A good compost should be dark in color; dark brown or even bordering on black. It may be a little bit clumpy, but should not have visible sticks or pieces of bark in it. In fact, there shouldn’t really be any identifiable components at all. It should be a crumbly, dark, spongy substance. Remember that the term “compost” has an elastic definition and some suppliers may use the term to describe a range of products. The compost you purchase will be incorporated directly into your soil, so make sure it has been specifically created for vegetable bed applications.

Related: How To Build The Ultimate Compost Bin

wheelbarrow full of compost
Why it's such a good idea to add compost in the fall

Regardless of the source of your compost, a fall application will provide copious benefits to the garden. The compost will act as a mulch or shield for your garden soil, helping slow the leaching of nutrients during winter months. As rain or snow fall on the beds, nutrients from this new top layer will work their way down into the soil and help prevent nutrients in the lower strata from being washed away.

Related: 6 Mistakes You’re Making With Your Compost Pile

In addition, the fall application provides extra time for the compost to begin transitioning into humus. Although temperatures are low and soil activity is slower than during the summer season, soil microbes will work on incorporating the compost. This will lead to better soil structure and higher nutrient levels come spring. Compost also provides the added benefit of tidying up the aesthetics of the garden, covering up random plant debris and helping to make the off-season garden more appealing to the eye.

Related: 8 Gardening Mistakes You Make Every Fall

handful of compost
The best way to apply your compost

Step 1: Clear out your garden

When starting on your fall cleanup, either cut down or clean out the dead and exhausted crop residue. In many situations, it is preferable to clear out residue because your old crops may be carrying pests and/or diseases. Burying these residues in the beds may exacerbate these issues the following year. Plant residue is much better composted in a controlled site, out of the garden beds. A well-managed pile of plant debris will allow temperatures to increase enough to kill pests, diseases and weed seeds. Keep in mind that, if you are making compost at home, it is essential that it reaches 160-170 degrees so that you don’t reintroduce the fungal spores and other contaminants into your garden.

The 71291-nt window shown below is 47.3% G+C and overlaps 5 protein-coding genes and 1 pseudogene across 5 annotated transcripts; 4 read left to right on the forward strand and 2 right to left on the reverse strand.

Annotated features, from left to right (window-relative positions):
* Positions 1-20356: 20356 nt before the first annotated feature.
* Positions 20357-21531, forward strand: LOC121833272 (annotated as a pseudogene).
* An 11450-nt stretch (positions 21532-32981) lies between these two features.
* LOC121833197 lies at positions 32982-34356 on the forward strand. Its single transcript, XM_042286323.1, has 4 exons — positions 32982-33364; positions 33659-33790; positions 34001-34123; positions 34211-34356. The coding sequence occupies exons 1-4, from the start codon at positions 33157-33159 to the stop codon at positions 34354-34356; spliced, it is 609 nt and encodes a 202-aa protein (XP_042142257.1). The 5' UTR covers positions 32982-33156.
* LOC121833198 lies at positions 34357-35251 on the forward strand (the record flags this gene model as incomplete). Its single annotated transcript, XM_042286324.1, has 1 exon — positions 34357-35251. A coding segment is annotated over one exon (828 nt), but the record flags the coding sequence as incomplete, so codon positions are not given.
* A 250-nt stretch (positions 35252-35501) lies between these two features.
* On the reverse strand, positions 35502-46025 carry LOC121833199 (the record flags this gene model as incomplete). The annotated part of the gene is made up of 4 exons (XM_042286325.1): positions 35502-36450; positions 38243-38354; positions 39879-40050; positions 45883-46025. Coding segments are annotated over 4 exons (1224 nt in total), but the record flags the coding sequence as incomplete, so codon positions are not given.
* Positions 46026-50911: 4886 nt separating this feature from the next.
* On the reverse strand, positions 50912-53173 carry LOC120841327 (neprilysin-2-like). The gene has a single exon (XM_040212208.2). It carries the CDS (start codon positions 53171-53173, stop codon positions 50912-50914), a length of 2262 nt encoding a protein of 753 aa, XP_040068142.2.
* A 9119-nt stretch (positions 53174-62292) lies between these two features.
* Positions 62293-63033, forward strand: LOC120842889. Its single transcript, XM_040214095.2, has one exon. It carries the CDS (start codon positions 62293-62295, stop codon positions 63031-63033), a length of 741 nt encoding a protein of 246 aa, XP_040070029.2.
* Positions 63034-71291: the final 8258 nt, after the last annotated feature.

Related: Your Guide To Cleaning Up Your Garden In Fall

Step 2: Test your soil pH

Once crops have been cleared, test your soil pH. Vegetable gardens prefer a soil pH of around 6.3-6.9, which means the soil is just slightly acidic. For many of the same reasons it is helpful to add compost in the fall, lime works best when applied this time of year. The winter allows it to slowly react with the soil and adjust the pH into the preferable range by the following spring. Spread lime as needed based on your pH reading, and fork it into the soil.

Related: Everything You Need To Know About Soil pH For A Healthy Garden

Step 3: Pile on the compost

After clearing your crops and adding lime, the compost application process is just the icing on the cake. All you need to do is cover your beds with 2-3 inches of high quality compost. Spread the compost evenly over the beds and rake smooth. You can apply this compost to all areas of the garden. Cover all of the spaces vacated by summer crops but also closely surround any fall or over-wintering crops that are still in your beds.

Related: How To Defend Your Soil From Diseases That Will Ruin Your Garden

Hilary Dahl is a co-owner of the Seattle Urban Farm Company, where she helps beginning and experienced growers create beautiful and productive gardens. She has worked on a wide range of projects, from small backyard garden plots to multi-acre vegetable farms. She also works in her own garden every day when she gets home. Hilary produces a weekly podcast called Encyclopedia Botanica, where she and her co-host, Kellie Phelan, discuss seasonal garden topics and share the joy of growing your own food.